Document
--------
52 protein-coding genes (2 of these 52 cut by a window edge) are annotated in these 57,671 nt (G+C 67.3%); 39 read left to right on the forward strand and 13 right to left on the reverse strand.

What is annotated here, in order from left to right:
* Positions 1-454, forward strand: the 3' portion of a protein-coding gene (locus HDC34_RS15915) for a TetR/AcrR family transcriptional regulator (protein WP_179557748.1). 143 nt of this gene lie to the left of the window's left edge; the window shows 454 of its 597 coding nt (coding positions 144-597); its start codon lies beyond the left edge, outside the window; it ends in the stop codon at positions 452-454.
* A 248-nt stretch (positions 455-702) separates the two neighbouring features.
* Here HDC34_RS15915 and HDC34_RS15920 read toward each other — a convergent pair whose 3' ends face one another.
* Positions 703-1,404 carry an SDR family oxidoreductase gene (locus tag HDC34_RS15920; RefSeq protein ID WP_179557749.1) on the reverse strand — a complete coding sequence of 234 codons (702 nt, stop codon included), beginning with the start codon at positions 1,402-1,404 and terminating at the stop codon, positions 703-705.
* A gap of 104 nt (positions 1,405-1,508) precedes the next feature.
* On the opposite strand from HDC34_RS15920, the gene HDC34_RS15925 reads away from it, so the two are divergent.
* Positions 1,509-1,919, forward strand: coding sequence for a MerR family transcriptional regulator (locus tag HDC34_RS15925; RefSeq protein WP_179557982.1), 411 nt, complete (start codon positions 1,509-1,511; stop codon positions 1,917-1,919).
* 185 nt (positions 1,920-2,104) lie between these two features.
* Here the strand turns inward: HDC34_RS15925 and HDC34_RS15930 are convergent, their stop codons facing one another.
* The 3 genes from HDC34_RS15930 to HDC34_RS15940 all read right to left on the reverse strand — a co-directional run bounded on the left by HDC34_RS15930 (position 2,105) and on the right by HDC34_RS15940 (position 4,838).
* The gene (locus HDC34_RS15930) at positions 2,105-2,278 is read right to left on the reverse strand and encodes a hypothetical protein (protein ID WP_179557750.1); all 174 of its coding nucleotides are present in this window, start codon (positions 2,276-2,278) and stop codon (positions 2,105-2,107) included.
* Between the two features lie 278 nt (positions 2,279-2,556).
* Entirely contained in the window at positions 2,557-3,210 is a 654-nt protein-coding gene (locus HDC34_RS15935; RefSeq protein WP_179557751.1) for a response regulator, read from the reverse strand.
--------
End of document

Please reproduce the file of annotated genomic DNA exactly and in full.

52 protein-coding genes (2 of these 52 cut by a window edge) are annotated in these 57,671 nt (G+C 67.3%); 39 read left to right on the forward strand and 13 right to left on the reverse strand.

What is annotated here, in order from left to right:
* Positions 1-454, forward strand: the 3' portion of a protein-coding gene (locus HDC34_RS15915) for a TetR/AcrR family transcriptional regulator (protein WP_179557748.1). 143 nt of this gene lie to the left of the window's left edge; the window shows 454 of its 597 coding nt (coding positions 144-597); its start codon lies beyond the left edge, outside the window; it ends in the stop codon at positions 452-454.
* A 248-nt stretch (positions 455-702) separates the two neighbouring features.
* Here HDC34_RS15915 and HDC34_RS15920 read toward each other — a convergent pair whose 3' ends face one another.
* Positions 703-1,404 carry an SDR family oxidoreductase gene (locus tag HDC34_RS15920; RefSeq protein ID WP_179557749.1) on the reverse strand — a complete coding sequence of 234 codons (702 nt, stop codon included), beginning with the start codon at positions 1,402-1,404 and terminating at the stop codon, positions 703-705.
* A gap of 104 nt (positions 1,405-1,508) precedes the next feature.
* On the opposite strand from HDC34_RS15920, the gene HDC34_RS15925 reads away from it, so the two are divergent.
* Positions 1,509-1,919, forward strand: coding sequence for a MerR family transcriptional regulator (locus tag HDC34_RS15925; RefSeq protein WP_179557982.1), 411 nt, complete (start codon positions 1,509-1,511; stop codon positions 1,917-1,919).
* 185 nt (positions 1,920-2,104) lie between these two features.
* Here the strand turns inward: HDC34_RS15925 and HDC34_RS15930 are convergent, their stop codons facing one another.
* The 3 genes from HDC34_RS15930 to HDC34_RS15940 all read right to left on the reverse strand — a co-directional run bounded on the left by HDC34_RS15930 (position 2,105) and on the right by HDC34_RS15940 (position 4,838).
* The gene (locus HDC34_RS15930) at positions 2,105-2,278 is read right to left on the reverse strand and encodes a hypothetical protein (protein ID WP_179557750.1); all 174 of its coding nucleotides are present in this window, start codon (positions 2,276-2,278) and stop codon (positions 2,105-2,107) included.
* Between the two features lie 278 nt (positions 2,279-2,556).
* Entirely contained in the window at positions 2,557-3,210 is a 654-nt protein-coding gene (locus HDC34_RS15935; RefSeq protein WP_179557751.1) for a response regulator, read from the reverse strand.